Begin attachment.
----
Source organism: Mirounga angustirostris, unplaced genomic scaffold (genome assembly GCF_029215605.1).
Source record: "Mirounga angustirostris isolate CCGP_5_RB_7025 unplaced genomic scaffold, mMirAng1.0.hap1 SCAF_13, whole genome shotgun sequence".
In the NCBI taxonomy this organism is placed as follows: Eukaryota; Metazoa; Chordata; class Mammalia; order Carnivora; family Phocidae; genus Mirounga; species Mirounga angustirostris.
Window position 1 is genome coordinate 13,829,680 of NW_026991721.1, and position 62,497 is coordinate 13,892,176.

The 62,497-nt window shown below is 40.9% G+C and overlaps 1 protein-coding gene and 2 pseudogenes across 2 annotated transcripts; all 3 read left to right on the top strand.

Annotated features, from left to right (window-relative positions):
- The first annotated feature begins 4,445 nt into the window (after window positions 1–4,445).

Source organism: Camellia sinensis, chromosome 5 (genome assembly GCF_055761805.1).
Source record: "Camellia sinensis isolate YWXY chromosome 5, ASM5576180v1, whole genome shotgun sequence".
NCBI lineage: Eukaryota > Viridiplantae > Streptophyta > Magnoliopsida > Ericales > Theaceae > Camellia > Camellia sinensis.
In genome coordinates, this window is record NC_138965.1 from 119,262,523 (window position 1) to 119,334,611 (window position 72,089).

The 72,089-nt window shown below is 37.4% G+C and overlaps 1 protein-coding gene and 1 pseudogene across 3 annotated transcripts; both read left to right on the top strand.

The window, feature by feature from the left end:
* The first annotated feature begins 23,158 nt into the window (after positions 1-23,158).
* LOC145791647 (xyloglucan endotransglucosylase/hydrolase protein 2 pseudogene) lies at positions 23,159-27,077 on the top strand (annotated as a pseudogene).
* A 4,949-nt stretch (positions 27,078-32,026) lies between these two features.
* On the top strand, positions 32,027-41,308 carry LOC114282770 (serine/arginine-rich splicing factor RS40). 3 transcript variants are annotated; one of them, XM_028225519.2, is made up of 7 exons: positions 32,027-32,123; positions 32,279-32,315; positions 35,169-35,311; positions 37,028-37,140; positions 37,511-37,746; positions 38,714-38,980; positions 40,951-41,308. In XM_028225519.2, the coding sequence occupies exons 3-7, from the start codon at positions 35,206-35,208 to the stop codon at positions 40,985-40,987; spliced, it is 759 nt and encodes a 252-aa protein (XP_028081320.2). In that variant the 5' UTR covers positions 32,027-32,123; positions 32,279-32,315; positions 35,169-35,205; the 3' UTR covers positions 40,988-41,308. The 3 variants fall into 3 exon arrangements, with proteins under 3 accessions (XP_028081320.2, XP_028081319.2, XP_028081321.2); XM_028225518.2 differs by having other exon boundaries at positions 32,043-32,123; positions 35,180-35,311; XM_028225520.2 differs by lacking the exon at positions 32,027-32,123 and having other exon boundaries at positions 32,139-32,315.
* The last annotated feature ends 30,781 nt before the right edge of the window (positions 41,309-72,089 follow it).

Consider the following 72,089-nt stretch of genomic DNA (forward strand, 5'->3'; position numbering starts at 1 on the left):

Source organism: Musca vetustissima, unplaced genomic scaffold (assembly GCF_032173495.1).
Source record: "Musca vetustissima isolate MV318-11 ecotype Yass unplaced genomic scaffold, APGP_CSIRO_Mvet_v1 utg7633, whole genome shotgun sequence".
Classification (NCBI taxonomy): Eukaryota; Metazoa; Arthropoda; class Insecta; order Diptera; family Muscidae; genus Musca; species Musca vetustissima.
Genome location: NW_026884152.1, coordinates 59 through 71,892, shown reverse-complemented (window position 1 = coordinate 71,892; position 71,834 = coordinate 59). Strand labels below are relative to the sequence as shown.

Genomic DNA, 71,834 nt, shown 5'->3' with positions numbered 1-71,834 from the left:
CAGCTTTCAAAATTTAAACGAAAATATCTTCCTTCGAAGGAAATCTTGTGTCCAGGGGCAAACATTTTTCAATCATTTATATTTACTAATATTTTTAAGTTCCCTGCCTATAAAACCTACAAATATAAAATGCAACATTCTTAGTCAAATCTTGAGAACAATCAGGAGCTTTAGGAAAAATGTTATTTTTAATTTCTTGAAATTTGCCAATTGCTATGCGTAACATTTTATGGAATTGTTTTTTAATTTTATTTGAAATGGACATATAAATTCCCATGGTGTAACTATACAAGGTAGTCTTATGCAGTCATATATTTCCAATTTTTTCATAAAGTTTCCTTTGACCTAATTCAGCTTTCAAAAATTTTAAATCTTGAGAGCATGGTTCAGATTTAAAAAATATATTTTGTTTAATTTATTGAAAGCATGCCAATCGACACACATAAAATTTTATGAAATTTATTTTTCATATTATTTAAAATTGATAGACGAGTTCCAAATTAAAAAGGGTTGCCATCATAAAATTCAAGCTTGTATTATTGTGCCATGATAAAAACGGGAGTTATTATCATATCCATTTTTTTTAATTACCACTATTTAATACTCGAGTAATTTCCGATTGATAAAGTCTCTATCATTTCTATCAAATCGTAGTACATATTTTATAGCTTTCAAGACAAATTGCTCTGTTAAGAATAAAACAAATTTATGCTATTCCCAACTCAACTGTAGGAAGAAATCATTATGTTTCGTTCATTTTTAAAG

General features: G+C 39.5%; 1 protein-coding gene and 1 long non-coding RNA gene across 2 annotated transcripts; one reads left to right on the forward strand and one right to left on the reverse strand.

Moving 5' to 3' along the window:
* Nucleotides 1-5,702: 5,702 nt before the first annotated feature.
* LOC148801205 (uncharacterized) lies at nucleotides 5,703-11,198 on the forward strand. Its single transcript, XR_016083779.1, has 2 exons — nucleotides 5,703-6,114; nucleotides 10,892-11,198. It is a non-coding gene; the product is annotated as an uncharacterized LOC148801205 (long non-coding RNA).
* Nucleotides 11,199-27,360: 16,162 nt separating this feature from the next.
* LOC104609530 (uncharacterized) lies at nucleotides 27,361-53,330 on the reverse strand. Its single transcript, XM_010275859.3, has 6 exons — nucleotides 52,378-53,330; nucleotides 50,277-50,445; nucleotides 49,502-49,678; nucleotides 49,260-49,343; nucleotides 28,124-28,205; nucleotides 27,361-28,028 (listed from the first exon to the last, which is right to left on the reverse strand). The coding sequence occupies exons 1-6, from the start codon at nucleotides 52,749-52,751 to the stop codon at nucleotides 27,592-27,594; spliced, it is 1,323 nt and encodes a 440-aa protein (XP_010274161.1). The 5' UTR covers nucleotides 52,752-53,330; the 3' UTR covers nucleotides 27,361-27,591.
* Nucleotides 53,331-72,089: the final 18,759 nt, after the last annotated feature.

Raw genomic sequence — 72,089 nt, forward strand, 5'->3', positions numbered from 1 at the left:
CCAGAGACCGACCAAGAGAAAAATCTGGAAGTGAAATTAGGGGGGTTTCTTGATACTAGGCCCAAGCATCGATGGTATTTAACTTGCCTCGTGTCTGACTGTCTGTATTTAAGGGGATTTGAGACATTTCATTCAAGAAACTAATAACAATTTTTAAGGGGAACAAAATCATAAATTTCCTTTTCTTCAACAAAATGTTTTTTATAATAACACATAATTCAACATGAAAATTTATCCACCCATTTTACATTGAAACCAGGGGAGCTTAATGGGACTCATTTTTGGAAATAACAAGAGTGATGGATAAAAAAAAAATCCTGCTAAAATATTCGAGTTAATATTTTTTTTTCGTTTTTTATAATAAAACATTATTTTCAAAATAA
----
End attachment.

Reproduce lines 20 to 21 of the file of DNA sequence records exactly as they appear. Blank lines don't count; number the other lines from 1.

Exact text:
Source organism: Musca vetustissima, unplaced genomic scaffold (assembly GCF_032173495.1).
Source record: "Musca vetustissima isolate MV318-11 ecotype Yass unplaced genomic scaffold, APGP_CSIRO_Mvet_v1 utg7633, whole genome shotgun sequence".